As Viola Davis and the other stars of The Woman King make appearances throughout the media universe, Viola shares strong messages that refute the endemic negative messages that Black girls and women have historically received not only from folks who were not Black but also from Black people who put down women because of their particular shade of blackness.

Here are snippets of messages that Viola sent that resonated with me:

Clear up space for yourself.

Do not disappoint yourself; disappoint others instead.

Don’t say “Yes” so people will love you. They don’t love you.

… weighed down with a cultural history that tells you that you are nothing.

Life is a relay race and you run every leg of it yourself.

I have a new term—“I’m worth it!”

If you have not seen interviews with the stars of The Woman King, I recommend that you take a look at some of them to hear about the six-year experience of getting the film from concept to reality.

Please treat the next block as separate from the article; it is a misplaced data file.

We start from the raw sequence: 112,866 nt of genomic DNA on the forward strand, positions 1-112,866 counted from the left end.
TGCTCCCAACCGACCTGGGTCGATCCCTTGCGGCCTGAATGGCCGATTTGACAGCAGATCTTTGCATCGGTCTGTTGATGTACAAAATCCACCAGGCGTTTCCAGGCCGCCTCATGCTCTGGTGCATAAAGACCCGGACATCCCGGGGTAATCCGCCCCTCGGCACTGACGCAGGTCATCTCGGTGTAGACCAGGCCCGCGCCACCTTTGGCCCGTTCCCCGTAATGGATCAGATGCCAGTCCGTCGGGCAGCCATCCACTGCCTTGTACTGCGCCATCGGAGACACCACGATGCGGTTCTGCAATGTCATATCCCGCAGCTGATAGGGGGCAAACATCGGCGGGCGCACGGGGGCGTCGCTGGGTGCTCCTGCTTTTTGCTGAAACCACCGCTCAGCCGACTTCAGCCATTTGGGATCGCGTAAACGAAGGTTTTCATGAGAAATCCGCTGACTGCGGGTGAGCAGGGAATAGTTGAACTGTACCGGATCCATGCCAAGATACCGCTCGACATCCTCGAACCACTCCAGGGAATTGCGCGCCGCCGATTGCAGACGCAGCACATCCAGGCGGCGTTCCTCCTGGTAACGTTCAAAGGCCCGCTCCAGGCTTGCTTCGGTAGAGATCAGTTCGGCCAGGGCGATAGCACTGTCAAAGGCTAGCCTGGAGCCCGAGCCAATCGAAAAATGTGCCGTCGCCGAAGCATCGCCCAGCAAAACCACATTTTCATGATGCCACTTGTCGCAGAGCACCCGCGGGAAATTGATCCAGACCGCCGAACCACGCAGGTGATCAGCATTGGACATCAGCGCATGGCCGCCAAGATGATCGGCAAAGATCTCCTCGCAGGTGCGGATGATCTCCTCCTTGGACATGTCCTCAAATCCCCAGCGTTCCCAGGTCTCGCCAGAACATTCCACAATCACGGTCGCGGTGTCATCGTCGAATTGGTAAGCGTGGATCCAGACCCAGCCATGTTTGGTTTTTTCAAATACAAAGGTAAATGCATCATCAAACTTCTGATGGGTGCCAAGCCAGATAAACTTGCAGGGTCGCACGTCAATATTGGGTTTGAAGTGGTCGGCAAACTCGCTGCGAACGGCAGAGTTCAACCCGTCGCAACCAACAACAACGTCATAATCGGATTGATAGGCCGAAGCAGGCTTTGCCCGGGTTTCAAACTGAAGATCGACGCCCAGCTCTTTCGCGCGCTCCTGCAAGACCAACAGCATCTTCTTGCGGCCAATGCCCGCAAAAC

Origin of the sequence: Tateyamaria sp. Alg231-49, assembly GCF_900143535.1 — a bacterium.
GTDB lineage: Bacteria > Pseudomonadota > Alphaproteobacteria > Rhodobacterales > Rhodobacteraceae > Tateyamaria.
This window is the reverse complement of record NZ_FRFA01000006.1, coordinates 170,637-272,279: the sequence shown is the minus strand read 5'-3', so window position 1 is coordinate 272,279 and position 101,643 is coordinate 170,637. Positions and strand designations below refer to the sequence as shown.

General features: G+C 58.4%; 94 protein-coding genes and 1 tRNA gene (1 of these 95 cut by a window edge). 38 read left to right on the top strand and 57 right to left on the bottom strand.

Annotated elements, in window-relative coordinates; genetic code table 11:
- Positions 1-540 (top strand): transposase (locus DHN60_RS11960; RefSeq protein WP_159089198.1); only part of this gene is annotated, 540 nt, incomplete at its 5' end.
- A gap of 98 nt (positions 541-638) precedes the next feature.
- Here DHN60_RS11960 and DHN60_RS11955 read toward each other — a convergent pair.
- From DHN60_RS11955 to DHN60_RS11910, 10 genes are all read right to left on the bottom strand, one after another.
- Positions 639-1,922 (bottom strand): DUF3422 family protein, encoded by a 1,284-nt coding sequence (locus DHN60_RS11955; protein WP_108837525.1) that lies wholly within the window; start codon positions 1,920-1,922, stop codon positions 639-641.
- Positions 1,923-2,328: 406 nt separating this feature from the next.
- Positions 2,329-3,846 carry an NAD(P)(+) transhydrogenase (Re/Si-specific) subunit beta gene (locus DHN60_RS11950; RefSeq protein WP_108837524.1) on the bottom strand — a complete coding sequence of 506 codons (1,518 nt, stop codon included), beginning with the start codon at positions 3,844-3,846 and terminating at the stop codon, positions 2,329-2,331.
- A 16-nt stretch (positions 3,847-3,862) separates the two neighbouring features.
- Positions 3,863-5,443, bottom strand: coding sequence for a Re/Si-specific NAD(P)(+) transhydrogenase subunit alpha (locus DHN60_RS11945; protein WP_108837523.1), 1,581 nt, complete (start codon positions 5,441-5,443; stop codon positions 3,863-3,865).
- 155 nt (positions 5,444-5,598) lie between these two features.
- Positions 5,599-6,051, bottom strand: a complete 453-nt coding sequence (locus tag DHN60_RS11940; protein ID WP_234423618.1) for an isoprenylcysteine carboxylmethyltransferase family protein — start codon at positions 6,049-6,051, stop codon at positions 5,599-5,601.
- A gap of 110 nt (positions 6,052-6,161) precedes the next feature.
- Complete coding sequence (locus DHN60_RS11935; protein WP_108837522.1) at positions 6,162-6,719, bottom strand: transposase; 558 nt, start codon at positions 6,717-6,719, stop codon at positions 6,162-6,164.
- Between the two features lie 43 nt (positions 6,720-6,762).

Director Gina Prince-Blythewood, in response to an interviewer’s question, responded that she hoped that women would see themselves reflected in the film. She also hoped that when they leave the theater after seeing the film, women feel enlightened, inspired, and empowered.

A constant refrain that remains with me after seeing The Woman King and hearing comments of those who made the film possible is “spirit of the warrior within.”

Thank you, Viola Davis

Viola Davis is the only African American to receive what is called the “Triple Crown of Acting”—Academy Award, Emmy Award, and Tony Award. She has been in close to 30 films and has numerous television credits.

I’m no professional critic and won’t attempt to critique her films. I just want to say: Thank you, Viola Davis, for being real Black for me, for portraying Black women in all our pain and glory.